Louis Eilshemius was born outside Newark, New Jersey, in 1864 to a wealthy family. His early years were spent in Switzerland and Germany, before entering Cornell University to study agriculture. He began his artistic training at the Art Students League in 1884, and entered into private lessons with Robert C. Minor. He also took up studies with William Bouguereau at the Académie Julian, Paris, in 1886. His early work developed in the Barbizon style, and his agrarian scenes echoed the work of Jean-Baptiste-Camille Corot. These paintings were well-received, and three works were accepted by the National Academy of Design in his early twenties.
Eilshemius traveled extensively from 1892 to 1895, venturing to the Samoa Islands and Morocco, as well as stops in Europe and the American West. After his return to New York City he turned towards producing expressionist paintings of female nudes, with an interest in dreams and fantasy. He also made efforts in poetry, music, and theater.
Eilshemius became a member of the Modern Artists of America, and in 1917 his works were received by the Salon des Artistes Indépendants in Paris. His paintings were praised by Marcel Duchamp and Katherine Dreier, leading to two solo shows at the Société Anonyme in 1920 and 1924. Famed critic and collector Duncan Phillips acquired a number of his works. His paintings also entered the collections of the Metropolitan Museum of Art, the Detroit Institute of Arts, the Whitney Museum of American Art, and the Luxembourg in Paris. His profile grew further in 1939, when his work was featured in three shows in New York, and a biography by William Schack, And He Sat Among the Ashes, was published.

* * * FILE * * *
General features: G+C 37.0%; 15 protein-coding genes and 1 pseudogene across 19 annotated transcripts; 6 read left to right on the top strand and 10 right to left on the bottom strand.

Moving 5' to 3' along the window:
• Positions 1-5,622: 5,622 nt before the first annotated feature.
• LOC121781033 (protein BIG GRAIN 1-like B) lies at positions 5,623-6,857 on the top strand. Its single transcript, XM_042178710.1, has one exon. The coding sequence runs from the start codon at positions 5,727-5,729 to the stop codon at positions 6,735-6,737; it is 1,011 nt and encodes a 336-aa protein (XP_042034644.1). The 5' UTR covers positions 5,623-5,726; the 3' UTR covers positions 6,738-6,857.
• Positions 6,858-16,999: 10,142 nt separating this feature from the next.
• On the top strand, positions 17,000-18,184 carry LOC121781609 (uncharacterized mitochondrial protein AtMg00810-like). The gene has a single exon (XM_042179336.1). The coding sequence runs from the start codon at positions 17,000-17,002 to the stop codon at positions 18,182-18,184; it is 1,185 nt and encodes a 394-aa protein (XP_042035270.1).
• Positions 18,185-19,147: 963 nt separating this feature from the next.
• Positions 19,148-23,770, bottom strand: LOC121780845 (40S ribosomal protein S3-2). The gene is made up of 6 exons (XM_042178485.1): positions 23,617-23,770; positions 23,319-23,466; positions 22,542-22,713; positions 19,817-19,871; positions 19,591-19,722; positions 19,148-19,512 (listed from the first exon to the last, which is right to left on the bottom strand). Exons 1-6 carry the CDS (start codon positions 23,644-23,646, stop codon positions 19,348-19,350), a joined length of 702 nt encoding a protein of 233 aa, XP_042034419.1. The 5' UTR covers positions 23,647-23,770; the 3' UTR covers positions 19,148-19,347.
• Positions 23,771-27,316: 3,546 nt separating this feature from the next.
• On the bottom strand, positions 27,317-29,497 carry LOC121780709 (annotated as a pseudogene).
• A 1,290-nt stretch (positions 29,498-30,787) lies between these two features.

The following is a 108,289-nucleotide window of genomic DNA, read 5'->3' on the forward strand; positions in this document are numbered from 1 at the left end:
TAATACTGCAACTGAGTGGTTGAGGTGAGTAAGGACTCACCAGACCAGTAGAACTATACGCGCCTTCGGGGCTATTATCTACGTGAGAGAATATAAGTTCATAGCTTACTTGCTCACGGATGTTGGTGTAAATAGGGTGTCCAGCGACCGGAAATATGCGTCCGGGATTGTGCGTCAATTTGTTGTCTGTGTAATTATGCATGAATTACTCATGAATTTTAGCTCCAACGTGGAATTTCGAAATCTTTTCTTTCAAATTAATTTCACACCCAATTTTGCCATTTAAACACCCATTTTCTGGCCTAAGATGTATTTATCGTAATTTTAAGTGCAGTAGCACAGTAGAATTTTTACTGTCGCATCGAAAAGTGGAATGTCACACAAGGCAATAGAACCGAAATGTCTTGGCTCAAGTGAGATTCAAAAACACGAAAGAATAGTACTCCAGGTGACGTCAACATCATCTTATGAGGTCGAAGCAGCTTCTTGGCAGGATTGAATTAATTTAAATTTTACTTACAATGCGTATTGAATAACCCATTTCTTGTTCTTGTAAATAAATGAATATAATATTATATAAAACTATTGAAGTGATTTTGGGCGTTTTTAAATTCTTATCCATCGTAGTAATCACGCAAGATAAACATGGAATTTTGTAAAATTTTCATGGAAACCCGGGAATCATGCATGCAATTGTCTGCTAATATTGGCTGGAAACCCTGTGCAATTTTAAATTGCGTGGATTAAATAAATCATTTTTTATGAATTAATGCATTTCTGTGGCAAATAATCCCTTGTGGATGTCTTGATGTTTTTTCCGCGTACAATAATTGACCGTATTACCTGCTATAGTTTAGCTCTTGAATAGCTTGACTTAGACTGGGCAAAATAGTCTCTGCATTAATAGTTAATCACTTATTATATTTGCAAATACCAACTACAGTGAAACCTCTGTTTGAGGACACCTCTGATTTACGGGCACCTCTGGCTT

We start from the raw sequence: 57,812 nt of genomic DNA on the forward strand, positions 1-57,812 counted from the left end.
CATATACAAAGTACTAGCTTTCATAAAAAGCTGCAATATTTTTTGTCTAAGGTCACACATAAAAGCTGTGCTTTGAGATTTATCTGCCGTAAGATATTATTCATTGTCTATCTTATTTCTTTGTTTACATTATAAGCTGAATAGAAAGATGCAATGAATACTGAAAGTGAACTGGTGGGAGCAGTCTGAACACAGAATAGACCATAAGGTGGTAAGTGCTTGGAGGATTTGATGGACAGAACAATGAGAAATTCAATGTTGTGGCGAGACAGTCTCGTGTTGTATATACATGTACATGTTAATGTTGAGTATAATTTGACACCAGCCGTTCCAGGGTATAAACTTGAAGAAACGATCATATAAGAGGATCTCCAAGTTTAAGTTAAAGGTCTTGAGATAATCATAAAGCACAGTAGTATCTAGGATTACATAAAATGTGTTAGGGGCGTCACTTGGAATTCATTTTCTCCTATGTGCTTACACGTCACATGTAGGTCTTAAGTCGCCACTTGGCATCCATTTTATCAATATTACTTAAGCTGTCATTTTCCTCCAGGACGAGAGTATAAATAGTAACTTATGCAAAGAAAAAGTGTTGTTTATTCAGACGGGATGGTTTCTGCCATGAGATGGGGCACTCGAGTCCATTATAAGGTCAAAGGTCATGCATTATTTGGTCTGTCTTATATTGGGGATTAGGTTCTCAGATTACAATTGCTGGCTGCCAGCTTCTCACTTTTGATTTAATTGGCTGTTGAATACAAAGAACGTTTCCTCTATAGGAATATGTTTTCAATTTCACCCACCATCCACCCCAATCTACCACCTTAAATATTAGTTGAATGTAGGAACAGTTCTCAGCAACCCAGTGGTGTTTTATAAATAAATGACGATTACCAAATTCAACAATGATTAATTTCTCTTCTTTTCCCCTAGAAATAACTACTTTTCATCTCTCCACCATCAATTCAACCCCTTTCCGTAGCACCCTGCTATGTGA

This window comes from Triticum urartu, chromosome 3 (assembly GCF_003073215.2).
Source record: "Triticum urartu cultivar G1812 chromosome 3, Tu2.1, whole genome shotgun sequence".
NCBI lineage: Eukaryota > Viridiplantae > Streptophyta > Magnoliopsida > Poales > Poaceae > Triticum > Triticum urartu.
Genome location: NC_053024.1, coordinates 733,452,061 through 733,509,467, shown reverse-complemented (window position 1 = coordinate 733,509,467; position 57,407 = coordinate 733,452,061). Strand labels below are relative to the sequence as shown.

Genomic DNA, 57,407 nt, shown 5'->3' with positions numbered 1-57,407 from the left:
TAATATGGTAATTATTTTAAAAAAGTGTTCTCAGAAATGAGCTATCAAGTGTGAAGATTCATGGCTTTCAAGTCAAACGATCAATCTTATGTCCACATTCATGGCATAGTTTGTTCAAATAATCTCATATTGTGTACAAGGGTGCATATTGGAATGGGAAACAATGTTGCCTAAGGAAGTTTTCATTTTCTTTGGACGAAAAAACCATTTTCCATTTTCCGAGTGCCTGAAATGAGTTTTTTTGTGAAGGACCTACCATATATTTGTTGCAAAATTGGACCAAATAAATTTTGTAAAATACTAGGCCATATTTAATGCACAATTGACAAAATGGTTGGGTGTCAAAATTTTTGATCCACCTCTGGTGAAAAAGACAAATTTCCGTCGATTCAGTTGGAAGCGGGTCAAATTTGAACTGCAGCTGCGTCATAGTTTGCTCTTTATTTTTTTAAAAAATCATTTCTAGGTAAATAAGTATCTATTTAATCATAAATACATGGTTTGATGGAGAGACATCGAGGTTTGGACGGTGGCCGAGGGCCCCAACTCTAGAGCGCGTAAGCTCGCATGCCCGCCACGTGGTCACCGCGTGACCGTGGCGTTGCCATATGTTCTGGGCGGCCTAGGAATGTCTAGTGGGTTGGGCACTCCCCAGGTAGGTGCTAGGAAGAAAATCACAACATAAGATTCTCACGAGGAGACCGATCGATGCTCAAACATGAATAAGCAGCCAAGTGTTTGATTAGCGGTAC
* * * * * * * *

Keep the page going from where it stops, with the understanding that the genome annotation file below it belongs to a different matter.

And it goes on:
Beyond the attention received for his artistic talent, Eilshemius was a famed eccentric who frequently wrote to newspapers of his career frustrations. After a 1932 car accident he became increasingly isolated, and died in 1941 at Bellevue Hospital. Though Eilshemius had not painted since 1921, his works endured and were celebrated for their introspection and imagination. Working outside the stylistic trends of the era, Eilshemius committed to expressing a unique vision.
Written by Zenobia Grant Wingate